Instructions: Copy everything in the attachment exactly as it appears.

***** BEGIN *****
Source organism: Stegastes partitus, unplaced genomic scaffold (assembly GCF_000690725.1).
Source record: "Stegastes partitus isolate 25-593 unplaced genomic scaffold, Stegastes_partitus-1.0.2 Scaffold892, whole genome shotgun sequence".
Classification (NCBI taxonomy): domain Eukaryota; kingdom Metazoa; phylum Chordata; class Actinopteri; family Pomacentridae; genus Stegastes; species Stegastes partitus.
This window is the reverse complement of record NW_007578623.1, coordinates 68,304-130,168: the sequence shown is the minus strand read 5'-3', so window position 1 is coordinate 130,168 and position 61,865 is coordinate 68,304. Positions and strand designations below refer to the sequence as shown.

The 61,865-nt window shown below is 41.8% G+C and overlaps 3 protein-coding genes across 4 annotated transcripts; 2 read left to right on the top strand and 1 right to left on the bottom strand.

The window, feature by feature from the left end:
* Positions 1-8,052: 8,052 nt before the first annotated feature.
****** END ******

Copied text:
Source organism: Stegastes partitus, unplaced genomic scaffold (assembly GCF_000690725.1).
Source record: "Stegastes partitus isolate 25-593 unplaced genomic scaffold, Stegastes_partitus-1.0.2 Scaffold892, whole genome shotgun sequence".
Classification (NCBI taxonomy): domain Eukaryota; kingdom Metazoa; phylum Chordata; class Actinopteri; family Pomacentridae; genus Stegastes; species Stegastes partitus.
This window is the reverse complement of record NW_007578623.1, coordinates 68,304-130,168: the sequence shown is the minus strand read 5'-3', so window position 1 is coordinate 130,168 and position 61,865 is coordinate 68,304. Positions and strand designations below refer to the sequence as shown.

The 61,865-nt window shown below is 41.8% G+C and overlaps 3 protein-coding genes across 4 annotated transcripts; 2 read left to right on the top strand and 1 right to left on the bottom strand.

The window, feature by feature from the left end:
* Positions 1-8,052: 8,052 nt before the first annotated feature.